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Publication numberUS4584928 A
Publication typeGrant
Application numberUS 06/378,534
Publication dateApr 29, 1986
Filing dateApr 27, 1982
Priority dateJun 27, 1980
Fee statusPaid
Publication number06378534, 378534, US 4584928 A, US 4584928A, US-A-4584928, US4584928 A, US4584928A
InventorsHendrick W. Haynes
Original AssigneeHaynes Hendrick W
Export CitationBiBTeX, EndNote, RefMan
External Links: USPTO, USPTO Assignment, Espacenet
Motor mount
US 4584928 A
Abstract
A motor mount having first and second mounting surfaces with at least three mounting elements fixed therebetween is used to absorb motor vibration and shock impulses which are produced primarily parallel with the plane of the mounting surfaces. Two of the three mounting elements are dampers which flexibly connect the first mounting surface in a parallel relation with the second mounting surface. The third mounting element maintains a preferred range of distance separation between the mounting surfaces to that a damping flexion potential of the dampers is maintained.
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Claims(8)
I claim:
1. An engine mount for use in damping the transmission of engine vibration between an engine means (24) and an appropriate support structure (28, 72), said engine mount comprising;
a first mounting surface (20, 78) fixed to said engine means (24);
a second mounting surface (22, 80, 118) fixed to said appropriate support structure (28, 72) in a substantially parallel relation with said first mounting surface;
at least one thrust bearing means (32, 76, 132, 200) for maintaining a prefered range of separation distance `h` between said first and second mounting surfaces;
a damping means including at least a first (30, 30', 30") and second (34, 34', 34") damping means having different resonant frequencies flexibly connecting said first mounting surface to said second mounting surface for reducing the transmission of vibration associated therewith from said first mounting surface to said second mounting surface;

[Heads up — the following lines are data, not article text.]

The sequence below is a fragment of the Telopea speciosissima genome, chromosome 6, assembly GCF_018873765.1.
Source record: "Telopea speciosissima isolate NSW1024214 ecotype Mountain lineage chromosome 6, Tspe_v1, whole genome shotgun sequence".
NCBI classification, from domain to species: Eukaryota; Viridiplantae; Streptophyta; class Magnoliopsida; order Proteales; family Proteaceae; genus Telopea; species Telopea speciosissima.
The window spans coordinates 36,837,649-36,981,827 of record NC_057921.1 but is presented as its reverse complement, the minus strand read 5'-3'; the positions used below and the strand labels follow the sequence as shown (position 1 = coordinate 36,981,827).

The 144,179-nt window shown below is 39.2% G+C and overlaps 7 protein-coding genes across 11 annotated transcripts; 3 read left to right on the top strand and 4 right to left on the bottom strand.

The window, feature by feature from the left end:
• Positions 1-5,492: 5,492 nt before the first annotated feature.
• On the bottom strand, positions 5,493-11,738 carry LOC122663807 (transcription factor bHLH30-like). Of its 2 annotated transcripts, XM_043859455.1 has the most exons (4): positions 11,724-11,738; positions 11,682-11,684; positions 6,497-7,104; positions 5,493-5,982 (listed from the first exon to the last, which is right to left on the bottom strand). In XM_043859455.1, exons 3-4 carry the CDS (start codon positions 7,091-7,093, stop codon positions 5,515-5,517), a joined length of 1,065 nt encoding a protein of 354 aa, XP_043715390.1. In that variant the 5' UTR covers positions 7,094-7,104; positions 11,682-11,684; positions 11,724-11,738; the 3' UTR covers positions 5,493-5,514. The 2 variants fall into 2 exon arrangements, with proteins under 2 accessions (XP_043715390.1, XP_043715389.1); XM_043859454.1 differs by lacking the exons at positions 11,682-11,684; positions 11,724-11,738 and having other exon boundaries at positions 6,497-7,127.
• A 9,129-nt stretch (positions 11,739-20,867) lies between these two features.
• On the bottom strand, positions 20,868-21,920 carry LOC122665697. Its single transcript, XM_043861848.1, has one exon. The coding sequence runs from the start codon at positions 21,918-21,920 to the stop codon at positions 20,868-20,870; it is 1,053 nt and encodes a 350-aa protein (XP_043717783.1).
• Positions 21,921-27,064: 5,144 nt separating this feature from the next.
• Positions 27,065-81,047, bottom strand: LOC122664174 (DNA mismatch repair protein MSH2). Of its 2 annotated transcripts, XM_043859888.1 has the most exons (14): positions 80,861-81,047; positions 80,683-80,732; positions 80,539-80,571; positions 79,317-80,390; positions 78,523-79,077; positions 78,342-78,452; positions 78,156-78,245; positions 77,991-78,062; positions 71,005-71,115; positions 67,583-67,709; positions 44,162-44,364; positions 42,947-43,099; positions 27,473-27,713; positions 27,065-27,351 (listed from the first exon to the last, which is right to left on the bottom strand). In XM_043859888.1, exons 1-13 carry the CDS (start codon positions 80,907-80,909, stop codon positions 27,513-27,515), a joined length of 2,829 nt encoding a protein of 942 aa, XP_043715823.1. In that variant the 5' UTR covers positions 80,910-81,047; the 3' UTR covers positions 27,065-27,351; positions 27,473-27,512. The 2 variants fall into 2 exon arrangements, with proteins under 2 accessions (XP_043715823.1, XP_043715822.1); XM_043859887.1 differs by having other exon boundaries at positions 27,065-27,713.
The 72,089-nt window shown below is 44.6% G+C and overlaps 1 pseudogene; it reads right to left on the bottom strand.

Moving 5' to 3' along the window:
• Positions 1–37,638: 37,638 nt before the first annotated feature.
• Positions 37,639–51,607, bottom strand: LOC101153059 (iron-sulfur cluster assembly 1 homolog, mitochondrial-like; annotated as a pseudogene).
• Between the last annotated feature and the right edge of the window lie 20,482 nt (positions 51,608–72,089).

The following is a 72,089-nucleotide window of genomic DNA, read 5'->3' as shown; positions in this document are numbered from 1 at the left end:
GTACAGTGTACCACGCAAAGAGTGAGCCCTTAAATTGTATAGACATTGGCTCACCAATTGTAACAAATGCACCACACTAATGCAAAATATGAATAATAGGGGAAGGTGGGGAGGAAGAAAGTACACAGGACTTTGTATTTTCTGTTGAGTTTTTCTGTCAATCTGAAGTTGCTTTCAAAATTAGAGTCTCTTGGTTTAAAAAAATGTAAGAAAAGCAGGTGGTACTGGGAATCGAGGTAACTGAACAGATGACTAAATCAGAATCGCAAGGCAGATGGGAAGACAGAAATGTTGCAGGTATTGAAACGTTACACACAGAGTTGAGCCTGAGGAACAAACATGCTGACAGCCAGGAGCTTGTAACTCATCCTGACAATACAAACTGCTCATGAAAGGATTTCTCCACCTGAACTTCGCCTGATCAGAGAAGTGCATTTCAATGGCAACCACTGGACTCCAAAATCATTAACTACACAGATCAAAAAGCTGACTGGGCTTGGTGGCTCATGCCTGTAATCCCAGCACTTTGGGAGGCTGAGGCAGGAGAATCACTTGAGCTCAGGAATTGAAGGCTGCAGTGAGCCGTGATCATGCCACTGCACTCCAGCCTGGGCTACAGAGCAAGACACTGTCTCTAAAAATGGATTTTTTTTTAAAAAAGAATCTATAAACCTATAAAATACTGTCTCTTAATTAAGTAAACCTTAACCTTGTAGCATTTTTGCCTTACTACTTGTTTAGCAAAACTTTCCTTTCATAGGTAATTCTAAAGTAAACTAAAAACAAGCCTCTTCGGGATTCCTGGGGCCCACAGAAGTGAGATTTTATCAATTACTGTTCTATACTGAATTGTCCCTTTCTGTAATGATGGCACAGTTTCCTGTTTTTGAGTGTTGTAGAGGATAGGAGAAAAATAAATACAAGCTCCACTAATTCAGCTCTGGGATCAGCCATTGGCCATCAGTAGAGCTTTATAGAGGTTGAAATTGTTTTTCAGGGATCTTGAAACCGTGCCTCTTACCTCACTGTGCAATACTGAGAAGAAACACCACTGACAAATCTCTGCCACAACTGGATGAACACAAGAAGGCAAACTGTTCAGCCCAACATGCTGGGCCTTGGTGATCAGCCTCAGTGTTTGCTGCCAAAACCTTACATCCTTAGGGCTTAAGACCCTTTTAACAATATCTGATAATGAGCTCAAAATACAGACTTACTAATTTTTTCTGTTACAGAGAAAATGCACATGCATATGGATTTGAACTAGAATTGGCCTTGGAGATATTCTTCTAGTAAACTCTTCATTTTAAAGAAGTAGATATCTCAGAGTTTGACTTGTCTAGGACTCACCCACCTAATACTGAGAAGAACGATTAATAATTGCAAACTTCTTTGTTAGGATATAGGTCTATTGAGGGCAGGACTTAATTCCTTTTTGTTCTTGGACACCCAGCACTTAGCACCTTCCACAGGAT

wherein vibration and shock from said engine means (24) causes said first mounting surface to rotate and translate about an axis of said engine means relative to said second mounting surface, and said thrust bearing means (32, 76, 132, 200) provides for limited rotational and translational movement of said engine means over a prefered range of damping separation (distance `h`) between said first and second mounting surfaces, resulting in the limitation of the damping flexion potential of said damping means.
2. The engine mount of claim 1 wherein said thrust bearing means comprises a bearing block (32, 124, 200) of non-deformable material fixed to one of said first and second mounting surfaces and located a distance from the other of said first and second mounting surfaces such that translation of said first mounting surface toward said second mounting surface causes said bearing block to abut and slide between said first and second mounting surfaces so that said prefered damping separation distance will decrease by an amount equal to the damping separation distance `h`.
3. The engine mount of claim 2 wherein said first mounting surface is integral with said engine means (24).
4. The engine mount of claim 2 wherein said second mounting surface is integral with said appropriate support structure (28, 72).
5. The engine mount of claim 2 wherein said first and second damping means is made of elastomeric material.